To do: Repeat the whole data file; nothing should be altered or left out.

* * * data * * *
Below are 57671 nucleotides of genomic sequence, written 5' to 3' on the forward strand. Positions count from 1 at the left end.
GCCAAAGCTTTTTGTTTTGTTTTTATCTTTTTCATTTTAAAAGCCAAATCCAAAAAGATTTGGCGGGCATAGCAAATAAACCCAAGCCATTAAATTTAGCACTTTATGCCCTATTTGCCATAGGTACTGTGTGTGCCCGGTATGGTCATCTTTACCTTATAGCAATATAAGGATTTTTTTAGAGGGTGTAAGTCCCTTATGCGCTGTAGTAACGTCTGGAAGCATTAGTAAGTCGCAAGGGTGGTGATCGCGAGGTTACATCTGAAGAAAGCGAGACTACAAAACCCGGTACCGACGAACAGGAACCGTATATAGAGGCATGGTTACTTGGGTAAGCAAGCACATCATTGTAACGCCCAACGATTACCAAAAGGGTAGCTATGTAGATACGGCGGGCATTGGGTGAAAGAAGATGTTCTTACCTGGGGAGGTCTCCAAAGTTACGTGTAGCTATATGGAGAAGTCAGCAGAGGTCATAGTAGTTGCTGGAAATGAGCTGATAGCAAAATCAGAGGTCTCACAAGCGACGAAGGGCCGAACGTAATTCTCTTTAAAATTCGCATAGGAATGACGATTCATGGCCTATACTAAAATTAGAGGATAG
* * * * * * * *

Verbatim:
Below are 57671 nucleotides of genomic sequence, written 5' to 3' on the forward strand. Positions count from 1 at the left end.
GCCAAAGCTTTTTGTTTTGTTTTTATCTTTTTCATTTTAAAAGCCAAATCCAAAAAGATTTGGCGGGCATAGCAAATAAACCCAAGCCATTAAATTTAGCACTTTATGCCCTATTTGCCATAGGTACTGTGTGTGCCCGGTATGGTCATCTTTACCTTATAGCAATATAAGGATTTTTTTAGAGGGTGTAAGTCCCTTATGCGCTGTAGTAACGTCTGGAAGCATTAGTAAGTCGCAAGGGTGGTGATCGCGAGGTTACATCTGAAGAAAGCGAGACTACAAAACCCGGTACCGACGAACAGGAACCGTATATAGAGGCATGGTTACTTGGGTAAGCAAGCACATCATTGTAACGCCCAACGATTACCAAAAGGGTAGCTATGTAGATACGGCGGGCATTGGGTGAAAGAAGATGTTCTTACCTGGGGAGGTCTCCAAAGTTACGTGTAGCTATATGGAGAAGTCAGCAGAGGTCATAGTAGTTGCTGGAAATGAGCTGATAGCAAAATCAGAGGTCTCACAAGCGACGAAGGGCCGAACGTAATTCTCTTTAAAATTCGCATAGGAATGACGATTCATGGCCTATACTAAAATTAGAGGATAG